Tailgating or class? Thursday Gameday raises questions

Colin Ritsick

Five or six days out of the year, we are awarded the opportunity to cast aside anything that weighs on our minds. The only thing that matters on these glorious, sun-soaked Saturdays is the Blue and White.

When I look in the rear view mirror of my three-year stint here, game days will undoubtedly stand out as the pinnacle of my college career. There is no parallel experience to a Georgia Southern University Gameday.

So when Georgia Southern Athletics announced on April 1 that two home games next season would be moved to Thursday nights – Sep. 25 vs. Appalachian State University and Oct. 30 vs. Troy University – my immediate thought was: What will a Thursday Gameday look like?

All we’ve ever known is good ‘ole Saturday college football.

It’s a 9 a.m. alarm to get the day started. It’s watching ESPN’s College Gameday. It’s Georgia! Southern! chants echoing across campus. It’s girls in their sun dresses and cowboy boots strolling up and down Greek Row. It’s tailgating from sunrise to sundown with 15,000 of my best friends.

But knowing that two tailgates next year will now take place on a day in which we are expected to be productive members of society, a weekday, I have to wonder if it will be a lesser-than version.

How will the desire to tailgate stack up when Gameday coincides with class?

“It’d make me want to skip class more, definitely, but it would depend when the classes were,” Parker Asbell, a sophomore said.

Most people I talked to could not guarantee they will go to class.

“I’d have to see, but if I had an afternoon class I would probably skip it,” Curt Hughes, a junior said.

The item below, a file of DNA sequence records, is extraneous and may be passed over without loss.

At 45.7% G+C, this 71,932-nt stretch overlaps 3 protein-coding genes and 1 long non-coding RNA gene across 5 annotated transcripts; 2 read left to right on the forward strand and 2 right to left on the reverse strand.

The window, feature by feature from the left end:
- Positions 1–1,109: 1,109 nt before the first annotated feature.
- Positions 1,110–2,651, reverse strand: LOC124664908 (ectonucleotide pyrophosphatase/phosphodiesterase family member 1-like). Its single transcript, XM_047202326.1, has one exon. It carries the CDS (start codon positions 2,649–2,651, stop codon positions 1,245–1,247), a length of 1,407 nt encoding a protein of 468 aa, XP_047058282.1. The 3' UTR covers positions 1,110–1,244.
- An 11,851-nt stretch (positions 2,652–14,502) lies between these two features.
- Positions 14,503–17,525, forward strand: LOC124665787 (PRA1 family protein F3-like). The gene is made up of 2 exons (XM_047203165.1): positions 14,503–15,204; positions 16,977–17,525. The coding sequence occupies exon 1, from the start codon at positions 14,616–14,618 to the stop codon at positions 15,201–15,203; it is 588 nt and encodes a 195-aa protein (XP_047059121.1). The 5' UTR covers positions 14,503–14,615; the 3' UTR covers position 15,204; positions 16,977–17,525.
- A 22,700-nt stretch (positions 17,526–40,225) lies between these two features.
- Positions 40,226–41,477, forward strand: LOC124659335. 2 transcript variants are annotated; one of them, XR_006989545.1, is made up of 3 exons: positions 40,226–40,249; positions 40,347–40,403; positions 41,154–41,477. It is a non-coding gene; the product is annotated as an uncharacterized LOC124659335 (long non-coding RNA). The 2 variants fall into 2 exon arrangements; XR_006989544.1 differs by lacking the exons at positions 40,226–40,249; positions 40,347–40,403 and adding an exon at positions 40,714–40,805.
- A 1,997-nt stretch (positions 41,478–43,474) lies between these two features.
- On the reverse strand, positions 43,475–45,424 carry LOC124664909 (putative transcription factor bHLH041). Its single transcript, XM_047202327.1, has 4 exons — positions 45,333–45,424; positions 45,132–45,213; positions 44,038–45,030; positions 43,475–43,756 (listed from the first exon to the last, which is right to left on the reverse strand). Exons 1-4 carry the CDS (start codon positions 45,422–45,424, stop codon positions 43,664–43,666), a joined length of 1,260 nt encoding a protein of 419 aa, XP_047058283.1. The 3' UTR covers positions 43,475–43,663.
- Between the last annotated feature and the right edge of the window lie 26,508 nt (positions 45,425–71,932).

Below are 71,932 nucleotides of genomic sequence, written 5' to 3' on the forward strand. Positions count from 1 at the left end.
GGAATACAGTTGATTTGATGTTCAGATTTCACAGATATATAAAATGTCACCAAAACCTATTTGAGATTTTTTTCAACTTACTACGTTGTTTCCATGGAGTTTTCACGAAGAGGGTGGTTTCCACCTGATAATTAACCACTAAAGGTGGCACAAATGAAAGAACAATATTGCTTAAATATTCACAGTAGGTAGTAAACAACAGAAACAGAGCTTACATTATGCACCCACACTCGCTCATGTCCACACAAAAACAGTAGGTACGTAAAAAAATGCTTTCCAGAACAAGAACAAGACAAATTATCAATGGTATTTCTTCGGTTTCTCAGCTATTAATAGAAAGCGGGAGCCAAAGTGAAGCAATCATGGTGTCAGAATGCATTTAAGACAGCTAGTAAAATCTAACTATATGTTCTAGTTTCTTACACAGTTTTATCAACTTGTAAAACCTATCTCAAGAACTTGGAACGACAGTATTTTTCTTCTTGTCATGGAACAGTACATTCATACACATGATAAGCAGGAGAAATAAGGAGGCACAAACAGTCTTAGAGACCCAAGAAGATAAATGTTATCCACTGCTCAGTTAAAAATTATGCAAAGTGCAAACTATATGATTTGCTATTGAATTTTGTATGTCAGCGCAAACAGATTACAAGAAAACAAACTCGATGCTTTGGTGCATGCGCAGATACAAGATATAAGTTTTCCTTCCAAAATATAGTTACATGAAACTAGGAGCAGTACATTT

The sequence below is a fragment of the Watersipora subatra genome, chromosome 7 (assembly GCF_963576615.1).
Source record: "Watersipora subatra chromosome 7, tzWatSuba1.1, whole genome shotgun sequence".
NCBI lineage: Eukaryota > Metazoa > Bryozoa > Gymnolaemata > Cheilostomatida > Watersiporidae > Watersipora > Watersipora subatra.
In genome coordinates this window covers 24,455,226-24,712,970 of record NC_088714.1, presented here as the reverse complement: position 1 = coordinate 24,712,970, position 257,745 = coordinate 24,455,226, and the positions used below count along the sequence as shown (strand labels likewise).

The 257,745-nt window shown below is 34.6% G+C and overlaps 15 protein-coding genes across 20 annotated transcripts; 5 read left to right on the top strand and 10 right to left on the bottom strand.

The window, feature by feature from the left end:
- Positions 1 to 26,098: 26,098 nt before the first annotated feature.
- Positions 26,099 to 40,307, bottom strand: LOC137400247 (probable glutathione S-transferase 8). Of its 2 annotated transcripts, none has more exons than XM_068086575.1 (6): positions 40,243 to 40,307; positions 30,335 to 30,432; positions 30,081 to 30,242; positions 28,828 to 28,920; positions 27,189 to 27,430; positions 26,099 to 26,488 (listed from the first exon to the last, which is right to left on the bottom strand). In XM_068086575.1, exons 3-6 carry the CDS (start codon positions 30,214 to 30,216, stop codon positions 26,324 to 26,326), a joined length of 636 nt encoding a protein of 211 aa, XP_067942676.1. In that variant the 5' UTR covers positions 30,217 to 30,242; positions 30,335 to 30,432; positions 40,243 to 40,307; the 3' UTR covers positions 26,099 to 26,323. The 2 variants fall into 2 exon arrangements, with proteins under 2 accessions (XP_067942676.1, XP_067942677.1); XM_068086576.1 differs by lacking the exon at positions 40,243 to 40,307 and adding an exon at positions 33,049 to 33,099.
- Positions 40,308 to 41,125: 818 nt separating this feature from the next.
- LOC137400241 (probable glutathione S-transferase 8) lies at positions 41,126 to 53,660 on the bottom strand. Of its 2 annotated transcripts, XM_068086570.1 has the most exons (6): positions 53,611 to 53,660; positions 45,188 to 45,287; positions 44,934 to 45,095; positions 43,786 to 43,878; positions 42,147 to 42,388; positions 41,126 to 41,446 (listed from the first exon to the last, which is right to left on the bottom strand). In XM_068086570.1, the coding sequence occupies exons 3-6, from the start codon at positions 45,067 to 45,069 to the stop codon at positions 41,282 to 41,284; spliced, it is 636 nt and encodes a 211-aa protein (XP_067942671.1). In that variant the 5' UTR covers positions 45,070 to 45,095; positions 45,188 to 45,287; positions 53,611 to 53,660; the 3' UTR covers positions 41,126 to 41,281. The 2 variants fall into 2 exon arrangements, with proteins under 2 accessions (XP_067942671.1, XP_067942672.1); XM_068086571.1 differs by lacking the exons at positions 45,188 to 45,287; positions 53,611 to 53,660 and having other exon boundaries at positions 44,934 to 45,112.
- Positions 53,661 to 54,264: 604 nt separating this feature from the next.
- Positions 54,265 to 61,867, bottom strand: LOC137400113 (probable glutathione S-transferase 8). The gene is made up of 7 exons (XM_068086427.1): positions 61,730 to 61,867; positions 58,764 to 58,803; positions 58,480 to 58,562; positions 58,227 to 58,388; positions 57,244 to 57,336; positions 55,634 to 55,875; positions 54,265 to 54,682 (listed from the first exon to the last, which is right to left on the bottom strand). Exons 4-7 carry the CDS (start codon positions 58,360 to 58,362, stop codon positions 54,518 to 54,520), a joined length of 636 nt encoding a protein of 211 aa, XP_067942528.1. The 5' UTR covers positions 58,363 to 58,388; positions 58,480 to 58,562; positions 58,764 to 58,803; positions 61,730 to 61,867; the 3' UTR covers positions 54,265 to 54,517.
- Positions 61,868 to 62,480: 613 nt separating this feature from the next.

But maybe you won’t have to skip class because maybe there won’t be class at all. Washington State University cancelled classes for a Thursday game this year. The University of Central Florida did it. The University of Alabama did it in 2010.

Perhaps GSU will suspend classes as well for the first weekday game in 25 years.

If you’ve been paying close attention you’ve seen that President Brooks Keel is an athletics-minded President. He was right in the thick of the celebration in the swamp and when Thanksgiving Break ended, there he was serving alligator tail to the students. He revels in the successes of our sports programs just as much as any student does. What’s more is that he really seems to enjoy sharing these victories with the students. So personally, I would not be shocked if Keel cancelled classes. It seems like the kind of thing that he might do, but that is just my speculation.

While I’m speaking for myself, to my future teachers: If I am scheduled to be in your class on either of the aforementioned Thursdays – go ahead and mark me absent. You’d have a better shot at catching me watching an episode of Finding Bigfoot than seeing me in class on Gameday.